After three years of wanting to explore Cumberland Island, the last barrier island on Georgia’s coastline, I got my chance to kayak camp there last weekend. As soon as I pulled my kayak across the muddy bank, I saw wild horses grazing in the early afternoon sun. On the steps of Plum Orchard, Carol Ruckdeschel, the subject of Will Harlan’s book, Untamed: The Wildest Woman in America and the Fight for Cumberland Island, sat on the front steps of the Plum Orchard plantation.
She was talking with park docents, enjoying the sun after the previous day’s storm. Carol told me about the artisan water and the best sources to fill up bottles, winking as she dismissed the park service’s warning to treat the water.
On the mile hike to the primitive campsite at Yankee Paradise, a canopy of live oak and palmettos covered the trail. The grey tendrils hanging from the oaks blew in the wind, whispering about a past at once romantic and laden with secrets. My arm hairs stood on end, half-expecting to see an alligator scurry across the swampy parts of trail, but instead an armadillo scuttled by.
Cumberland Island delivered exactly what I needed – a temporary escape from the wintery mountain landscape. Dolphins and wild boars rounded out the exotic feel of hiking through swamps and beachcombing along miles of deserted white sand.
The next evening after paddling for a couple hours, I happily climbed into my sleeping bag at Brickhill Bluff campsite. No sooner than I’d zipped up the tent than rain began. All night, the wind whipped the nylon and the swell ravaged the nearby bank, warning of a demanding paddle ahead.
I slept in fits, waking up every few hours, surprised that the tent hadn’t yet leaked. My mind turned to the long paddle back to the truck. I planned the weekend, checking local weather forecasts and the appropriate tide charts. The Georgia coast, with the second biggest tidal range in the world, requires respect. Even with the help of the tide, it would be a formidable paddle. I lay in my down cocoon wondering if I could have planned better to avoid the weather. From my lawyering days, I’d embraced planning and predicting to control how events unfolded.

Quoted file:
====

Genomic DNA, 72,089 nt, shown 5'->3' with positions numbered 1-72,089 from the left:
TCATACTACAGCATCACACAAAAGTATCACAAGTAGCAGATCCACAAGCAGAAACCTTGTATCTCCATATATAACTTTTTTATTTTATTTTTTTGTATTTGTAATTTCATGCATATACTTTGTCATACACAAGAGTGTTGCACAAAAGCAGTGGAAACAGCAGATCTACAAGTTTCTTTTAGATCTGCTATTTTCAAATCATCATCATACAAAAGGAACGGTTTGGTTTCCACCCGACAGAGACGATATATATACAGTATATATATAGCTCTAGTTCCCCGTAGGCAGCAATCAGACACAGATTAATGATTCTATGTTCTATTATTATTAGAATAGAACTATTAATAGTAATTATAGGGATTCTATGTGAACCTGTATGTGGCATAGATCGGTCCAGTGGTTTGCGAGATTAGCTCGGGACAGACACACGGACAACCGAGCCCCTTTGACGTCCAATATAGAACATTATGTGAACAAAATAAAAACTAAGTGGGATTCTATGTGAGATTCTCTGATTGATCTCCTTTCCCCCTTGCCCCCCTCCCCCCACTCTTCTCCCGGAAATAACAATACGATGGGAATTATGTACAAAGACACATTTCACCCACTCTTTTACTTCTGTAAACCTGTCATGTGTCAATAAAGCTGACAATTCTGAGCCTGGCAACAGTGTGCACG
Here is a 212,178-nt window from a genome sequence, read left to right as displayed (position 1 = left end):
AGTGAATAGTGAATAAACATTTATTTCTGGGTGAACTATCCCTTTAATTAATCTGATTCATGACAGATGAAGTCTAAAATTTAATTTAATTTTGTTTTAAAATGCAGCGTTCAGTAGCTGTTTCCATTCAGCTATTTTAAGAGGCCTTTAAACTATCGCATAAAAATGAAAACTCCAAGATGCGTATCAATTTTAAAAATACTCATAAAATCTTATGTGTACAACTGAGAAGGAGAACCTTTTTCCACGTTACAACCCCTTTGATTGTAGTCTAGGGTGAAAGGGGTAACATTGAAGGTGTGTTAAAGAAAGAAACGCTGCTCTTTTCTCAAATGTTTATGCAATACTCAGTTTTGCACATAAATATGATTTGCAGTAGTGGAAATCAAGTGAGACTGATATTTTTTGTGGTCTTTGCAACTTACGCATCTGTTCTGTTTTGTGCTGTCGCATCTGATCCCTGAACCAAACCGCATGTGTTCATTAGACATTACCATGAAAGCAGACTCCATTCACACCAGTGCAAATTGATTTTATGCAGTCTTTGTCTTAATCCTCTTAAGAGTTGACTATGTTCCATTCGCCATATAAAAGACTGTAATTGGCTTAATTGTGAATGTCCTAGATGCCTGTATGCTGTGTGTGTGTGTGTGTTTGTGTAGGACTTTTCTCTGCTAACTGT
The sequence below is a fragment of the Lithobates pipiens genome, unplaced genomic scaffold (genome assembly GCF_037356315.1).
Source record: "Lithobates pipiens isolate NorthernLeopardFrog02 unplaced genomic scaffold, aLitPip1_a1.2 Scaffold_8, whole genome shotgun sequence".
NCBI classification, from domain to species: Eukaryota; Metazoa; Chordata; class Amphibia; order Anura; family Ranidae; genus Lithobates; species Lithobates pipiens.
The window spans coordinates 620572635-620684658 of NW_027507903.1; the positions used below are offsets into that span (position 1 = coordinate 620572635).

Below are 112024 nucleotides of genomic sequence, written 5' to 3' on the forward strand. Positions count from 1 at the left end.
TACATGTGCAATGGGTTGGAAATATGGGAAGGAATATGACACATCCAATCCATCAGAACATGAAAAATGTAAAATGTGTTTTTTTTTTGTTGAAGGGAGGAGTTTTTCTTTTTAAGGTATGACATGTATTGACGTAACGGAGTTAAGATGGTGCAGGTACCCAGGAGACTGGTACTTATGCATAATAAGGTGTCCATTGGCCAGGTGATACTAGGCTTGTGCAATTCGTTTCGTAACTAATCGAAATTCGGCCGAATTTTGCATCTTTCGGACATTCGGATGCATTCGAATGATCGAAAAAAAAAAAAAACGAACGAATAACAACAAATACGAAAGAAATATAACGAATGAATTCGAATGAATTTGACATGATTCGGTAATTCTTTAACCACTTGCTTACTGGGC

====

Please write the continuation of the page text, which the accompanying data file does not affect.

The next day I paddled against the wind. My thighs cramped from bracing against the plastic cockpit so I could crank my torso and use my whole body to paddle. Red spots formed on my hands. I paddled for hours like that, one stroke at a time, knowing that if I stopped even for a minute I’d lose the ground I’d fought so hard to cover.
The wind spit water in my face. I’d count to a hundred just to see where my kayak would be by then. A dolphin surfaced in the distance and I felt the abundance of being able to see her.
Watching the dolphin disappear, I realized that art of Cumberland’s beauty lends itself to the elements of nature that exist beyond my control. One of my favorite aspects of being in the wild is squaring up to what comes my way, including the wind.
Somewhere before the evening after crossing the Intracoastal Waterway and heading up the Crooked River, something in me conceded to uncertainty. I wasn’t going to beat the wind. I wasn’t entirely sure if I’d land my kayak before the soft pastels in the sky gave way to total darkness.
For once I was okay with being unsure and it was enough to be out there paddling, taking it one stroke at a time. My battle with the wind turned into admiration, the powerful way it whipped the river into a frenzy of chaotic peaks.
By a stroke of good luck, I landed my kayak on Crooked River State Park boat ramp in time to watch the last of the sunset. Although my hands shook from the cold, I watched the sun until darkness took its grasp. It had taken me three years to get to Cumberland Island and there was no telling if or when I’d return so I wanted to enjoy even the last few minutes of being there.